The American Political Science Review (APSR) publishes scholarly research of exceptional merit, focusing on important issues and demonstrating the highest standards of excellence in conceptualization, exposition, methodology, and craftsmanship. A significant advance in understanding of politics -- whether empirical, interpretive, or theoretical -- is the criterion for publication in the Review. Because the APSR reaches a diverse audience, authors must demonstrate how their analysis illuminates or answers an important research question of general interest in political science. For the same reason, authors must strive to be understandable to as many scholars as possible, consistent with the nature of their material.
The APSR publishes original work. Submissions should not include tables, figures, or substantial amounts of text that already have been published or are forthcoming in other places. In many cases, re-publication of such material would violate the copyright of the other publisher. Neither does the APSR consider submissions that are currently under review at other journals or that duplicate or overlap with parts of larger manuscripts submitted to other publishers (whether of books, printed periodicals, or online journals). If you have any questions about whether these policies apply in your case, you should address the issues in a cover letter to the editors or as part of the author comments section during online submission. You should also notify the editors of any related submissions to other publishers, whether for book or periodical publication, during the pendency of your submission's review at the APSR - regardless of whether they have yet been accepted. The editors may request copies of related publications.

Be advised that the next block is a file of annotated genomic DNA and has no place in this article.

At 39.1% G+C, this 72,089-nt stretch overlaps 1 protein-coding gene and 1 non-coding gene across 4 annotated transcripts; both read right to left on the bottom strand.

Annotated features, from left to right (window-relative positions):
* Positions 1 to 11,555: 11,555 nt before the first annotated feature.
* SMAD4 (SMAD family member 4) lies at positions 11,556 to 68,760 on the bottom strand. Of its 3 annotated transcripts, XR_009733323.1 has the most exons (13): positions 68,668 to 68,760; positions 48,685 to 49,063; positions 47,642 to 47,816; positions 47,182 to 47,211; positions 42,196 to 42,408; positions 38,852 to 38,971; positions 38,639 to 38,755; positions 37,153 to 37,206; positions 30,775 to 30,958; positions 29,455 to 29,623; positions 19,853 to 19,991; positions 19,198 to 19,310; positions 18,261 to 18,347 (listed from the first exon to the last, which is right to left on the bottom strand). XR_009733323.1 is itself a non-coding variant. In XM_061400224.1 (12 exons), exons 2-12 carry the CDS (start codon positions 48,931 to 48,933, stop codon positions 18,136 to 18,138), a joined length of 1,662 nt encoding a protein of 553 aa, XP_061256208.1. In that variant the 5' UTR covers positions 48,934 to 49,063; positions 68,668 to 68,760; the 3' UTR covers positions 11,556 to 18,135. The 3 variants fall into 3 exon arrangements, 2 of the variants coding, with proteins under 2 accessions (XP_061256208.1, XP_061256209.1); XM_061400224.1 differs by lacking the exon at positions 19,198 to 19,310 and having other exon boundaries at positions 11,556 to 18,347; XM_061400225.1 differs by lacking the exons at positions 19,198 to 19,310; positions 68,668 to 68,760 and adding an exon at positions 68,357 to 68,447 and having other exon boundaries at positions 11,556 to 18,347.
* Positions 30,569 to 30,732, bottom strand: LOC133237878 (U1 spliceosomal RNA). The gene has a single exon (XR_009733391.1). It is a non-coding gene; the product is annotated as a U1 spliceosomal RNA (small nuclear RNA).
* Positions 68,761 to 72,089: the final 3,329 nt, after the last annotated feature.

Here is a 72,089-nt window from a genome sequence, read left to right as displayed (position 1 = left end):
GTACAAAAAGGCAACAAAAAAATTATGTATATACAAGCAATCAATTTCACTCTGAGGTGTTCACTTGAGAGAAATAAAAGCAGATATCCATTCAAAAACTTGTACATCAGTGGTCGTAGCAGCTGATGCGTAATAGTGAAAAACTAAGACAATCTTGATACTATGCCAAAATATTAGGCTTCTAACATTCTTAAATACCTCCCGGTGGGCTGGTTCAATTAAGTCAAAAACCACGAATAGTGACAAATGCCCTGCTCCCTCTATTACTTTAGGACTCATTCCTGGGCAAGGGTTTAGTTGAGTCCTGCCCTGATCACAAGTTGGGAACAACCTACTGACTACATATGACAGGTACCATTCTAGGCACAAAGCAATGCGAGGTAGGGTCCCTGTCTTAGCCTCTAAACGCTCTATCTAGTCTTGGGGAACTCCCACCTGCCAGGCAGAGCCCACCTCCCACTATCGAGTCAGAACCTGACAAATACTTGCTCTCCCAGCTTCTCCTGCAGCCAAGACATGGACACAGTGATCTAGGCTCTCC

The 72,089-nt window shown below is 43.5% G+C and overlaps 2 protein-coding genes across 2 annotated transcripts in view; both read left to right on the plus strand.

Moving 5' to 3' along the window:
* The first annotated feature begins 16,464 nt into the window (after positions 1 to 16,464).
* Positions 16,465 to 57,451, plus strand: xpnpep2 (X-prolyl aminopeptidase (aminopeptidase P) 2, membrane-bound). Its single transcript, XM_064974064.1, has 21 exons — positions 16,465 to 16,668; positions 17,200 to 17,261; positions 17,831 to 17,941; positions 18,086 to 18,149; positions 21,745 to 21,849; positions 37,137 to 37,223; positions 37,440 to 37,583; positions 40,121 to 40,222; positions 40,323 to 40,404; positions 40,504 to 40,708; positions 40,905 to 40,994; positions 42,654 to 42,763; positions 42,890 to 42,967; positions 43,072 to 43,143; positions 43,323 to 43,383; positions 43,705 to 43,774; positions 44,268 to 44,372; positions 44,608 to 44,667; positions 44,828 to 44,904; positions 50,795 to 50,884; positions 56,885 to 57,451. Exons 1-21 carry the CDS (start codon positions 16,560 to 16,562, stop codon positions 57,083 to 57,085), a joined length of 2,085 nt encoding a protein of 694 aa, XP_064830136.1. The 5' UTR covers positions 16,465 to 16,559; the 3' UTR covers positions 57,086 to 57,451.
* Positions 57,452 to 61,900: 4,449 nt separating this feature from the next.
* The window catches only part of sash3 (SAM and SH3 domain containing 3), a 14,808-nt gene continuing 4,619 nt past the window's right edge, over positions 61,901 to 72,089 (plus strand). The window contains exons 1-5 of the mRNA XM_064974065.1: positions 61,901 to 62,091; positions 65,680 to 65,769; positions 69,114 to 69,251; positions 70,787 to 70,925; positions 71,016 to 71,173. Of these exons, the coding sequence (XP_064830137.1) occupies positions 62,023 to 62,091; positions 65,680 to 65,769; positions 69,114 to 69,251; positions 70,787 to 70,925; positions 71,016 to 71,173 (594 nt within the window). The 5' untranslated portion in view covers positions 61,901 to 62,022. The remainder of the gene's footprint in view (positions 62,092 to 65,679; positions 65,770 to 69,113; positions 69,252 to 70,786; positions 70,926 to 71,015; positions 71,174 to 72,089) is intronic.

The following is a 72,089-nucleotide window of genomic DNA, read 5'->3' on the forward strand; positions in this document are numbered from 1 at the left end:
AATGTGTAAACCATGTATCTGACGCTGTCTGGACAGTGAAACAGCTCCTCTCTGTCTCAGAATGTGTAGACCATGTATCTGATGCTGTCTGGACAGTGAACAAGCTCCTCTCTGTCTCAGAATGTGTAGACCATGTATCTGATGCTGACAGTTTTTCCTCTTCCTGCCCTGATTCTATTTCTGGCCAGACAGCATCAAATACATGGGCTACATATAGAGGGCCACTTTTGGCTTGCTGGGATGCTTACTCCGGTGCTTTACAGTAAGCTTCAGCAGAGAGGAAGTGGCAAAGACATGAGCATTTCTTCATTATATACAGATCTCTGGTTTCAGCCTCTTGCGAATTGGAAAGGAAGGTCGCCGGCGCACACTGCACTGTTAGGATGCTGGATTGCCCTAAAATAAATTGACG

The APSR uses a double-blind review process. You should follow the guidelines for preparing an anonymous submission in the "Specific Procedures" section that follows.
If your manuscript contains quantitative evidence and analysis, you should describe your procedures in sufficient detail to permit reviewers to understand and evaluate what has been done and -- in the event the article is accepted for publication - to permit other scholars to replicate your results and to carry out similar analyses on other data sets. With surveys, for example, provide sampling procedures, response rates, and question wordings; calculate response rates according to one of the standard formulas given by the American Association for Public Opinion Research, Standard Definitions: Final Dispositions of Case Codes and Outcome Rates for Surveys (Lenexa, KS: AAPOR, 2006).  For experiments, provide full descriptions of experimental protocols, methods of subject recruitment and selection, payments to subjects, debriefing procedures, and so on. In any case involving human subjects, the editors may require certification of appropriate institutional review and/or conformity with generally accepted norms.